Food waste – a bigger issue that you’d think

Food waste costs the average Australian household approximately $3,800 per year.

Australians from all parts of the food chain must work together in order to cut back on food waste – from the paddock to the plate. This includes farms, industry, healthcare and foodservice sectors as well as households.

Food waste is not only expensive, but it also places pressure on the environment as important resources such as water and energy are needed to produce, transport and sell food. More than 5 million tonnes of food ends up as landfill, enough to fill 9,000 Olympic sized swimming pools.

The good news is that you can make a positive difference to help reduce food waste in Australia.

Eight simple ways to reduce your household food waste:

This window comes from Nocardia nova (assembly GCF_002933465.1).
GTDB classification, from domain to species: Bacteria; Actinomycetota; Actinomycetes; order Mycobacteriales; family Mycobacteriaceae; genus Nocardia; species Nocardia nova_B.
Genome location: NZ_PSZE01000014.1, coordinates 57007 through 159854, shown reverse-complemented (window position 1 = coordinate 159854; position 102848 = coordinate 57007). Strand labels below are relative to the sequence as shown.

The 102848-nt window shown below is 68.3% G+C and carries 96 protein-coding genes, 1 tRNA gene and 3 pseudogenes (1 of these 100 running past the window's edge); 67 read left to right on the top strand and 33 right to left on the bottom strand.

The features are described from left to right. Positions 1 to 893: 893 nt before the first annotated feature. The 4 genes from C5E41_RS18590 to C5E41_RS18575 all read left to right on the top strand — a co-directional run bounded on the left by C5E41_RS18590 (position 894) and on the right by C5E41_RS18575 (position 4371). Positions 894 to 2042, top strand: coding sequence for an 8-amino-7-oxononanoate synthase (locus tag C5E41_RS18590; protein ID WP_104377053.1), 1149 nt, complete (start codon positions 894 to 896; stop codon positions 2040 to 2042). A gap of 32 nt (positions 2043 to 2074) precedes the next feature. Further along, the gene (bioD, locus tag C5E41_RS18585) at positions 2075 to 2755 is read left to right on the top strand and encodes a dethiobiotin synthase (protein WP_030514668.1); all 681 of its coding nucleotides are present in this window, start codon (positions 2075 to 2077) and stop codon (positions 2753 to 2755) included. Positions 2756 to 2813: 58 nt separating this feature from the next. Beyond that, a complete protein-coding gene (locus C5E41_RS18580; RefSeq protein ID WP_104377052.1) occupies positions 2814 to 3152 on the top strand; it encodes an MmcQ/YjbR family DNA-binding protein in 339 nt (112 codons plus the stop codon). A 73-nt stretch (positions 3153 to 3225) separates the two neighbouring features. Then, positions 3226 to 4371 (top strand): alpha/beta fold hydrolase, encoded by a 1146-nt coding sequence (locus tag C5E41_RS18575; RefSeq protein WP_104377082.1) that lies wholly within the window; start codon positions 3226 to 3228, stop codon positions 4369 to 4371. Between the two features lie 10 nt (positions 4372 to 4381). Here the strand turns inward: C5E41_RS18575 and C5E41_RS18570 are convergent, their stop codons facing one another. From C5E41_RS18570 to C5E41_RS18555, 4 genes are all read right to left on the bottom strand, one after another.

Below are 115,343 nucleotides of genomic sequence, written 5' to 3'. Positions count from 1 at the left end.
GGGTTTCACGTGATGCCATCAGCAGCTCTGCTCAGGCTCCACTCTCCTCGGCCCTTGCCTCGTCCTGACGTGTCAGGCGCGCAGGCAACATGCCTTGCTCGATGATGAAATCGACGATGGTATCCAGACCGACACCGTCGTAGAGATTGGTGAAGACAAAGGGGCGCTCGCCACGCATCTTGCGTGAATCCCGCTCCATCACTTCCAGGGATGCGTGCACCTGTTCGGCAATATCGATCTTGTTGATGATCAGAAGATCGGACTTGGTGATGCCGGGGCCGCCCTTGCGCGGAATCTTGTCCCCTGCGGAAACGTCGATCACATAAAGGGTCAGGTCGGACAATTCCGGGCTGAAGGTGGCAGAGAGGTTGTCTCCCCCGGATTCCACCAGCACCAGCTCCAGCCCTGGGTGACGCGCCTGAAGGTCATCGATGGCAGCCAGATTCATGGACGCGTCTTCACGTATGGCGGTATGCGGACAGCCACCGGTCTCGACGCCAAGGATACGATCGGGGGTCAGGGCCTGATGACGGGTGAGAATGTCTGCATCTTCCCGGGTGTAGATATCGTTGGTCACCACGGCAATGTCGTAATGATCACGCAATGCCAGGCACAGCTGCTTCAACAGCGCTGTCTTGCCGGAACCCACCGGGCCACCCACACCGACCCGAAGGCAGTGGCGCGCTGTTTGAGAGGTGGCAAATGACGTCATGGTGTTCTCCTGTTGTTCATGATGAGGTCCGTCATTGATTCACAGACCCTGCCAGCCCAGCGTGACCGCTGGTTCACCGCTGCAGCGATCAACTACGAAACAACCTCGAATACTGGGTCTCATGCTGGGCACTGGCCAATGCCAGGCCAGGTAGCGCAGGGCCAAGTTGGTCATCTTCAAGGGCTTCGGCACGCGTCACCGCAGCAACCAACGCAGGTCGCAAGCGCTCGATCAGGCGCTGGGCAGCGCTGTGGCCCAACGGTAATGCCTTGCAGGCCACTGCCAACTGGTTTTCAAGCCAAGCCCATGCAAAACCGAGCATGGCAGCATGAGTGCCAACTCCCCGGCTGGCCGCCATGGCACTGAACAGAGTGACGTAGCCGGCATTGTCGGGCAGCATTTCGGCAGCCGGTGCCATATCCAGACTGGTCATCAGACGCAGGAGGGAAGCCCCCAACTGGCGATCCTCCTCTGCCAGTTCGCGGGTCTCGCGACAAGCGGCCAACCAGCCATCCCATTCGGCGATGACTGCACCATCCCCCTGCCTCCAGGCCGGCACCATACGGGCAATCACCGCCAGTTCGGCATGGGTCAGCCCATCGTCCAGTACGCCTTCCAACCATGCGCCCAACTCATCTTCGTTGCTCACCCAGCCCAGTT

1. Plan meals in advance, so that you only buy the food you need.
  2. Check the cupboard and fridge before you go shopping.
  3. Store food correctly, be creative using leftover ingredients and freeze any leftover meals.
  4. Compost fruit, vegetable and grain-food scraps, or use worm farms.
  5. Choose foods with the least amount of packaging where possible and appropriate.
  6. Reduce packaging by buying frequently-used or long shelf life items in bulk, and portioning. into re-usable containers. For example, buying 1kg of meat and freezing into several meal-size amounts or buying 1kg of yoghurt and dividing into smaller portions to take to school or work.
  7. Use sturdy, re-usable bottles for water and other drinks, rather than buying disposable containers.
  8. Take reusable bags with you to the supermarket and remember to carry a spare.

Don’t put too much food on your plate. Make sure your serve sizes match your nutritional requirements. Get to know your serve sizes and how many serves you need from the Australian Dietary Guidelines.

For more information, visit Love Food Hate Waste.

An Accredited Practising Dietitian (APD) can provide personalised advice for enjoying a healthy and varied diet whilst minimising food waste in your household.


  1. (2020). Food Waste Facts – OzHarvest. [online] Available at: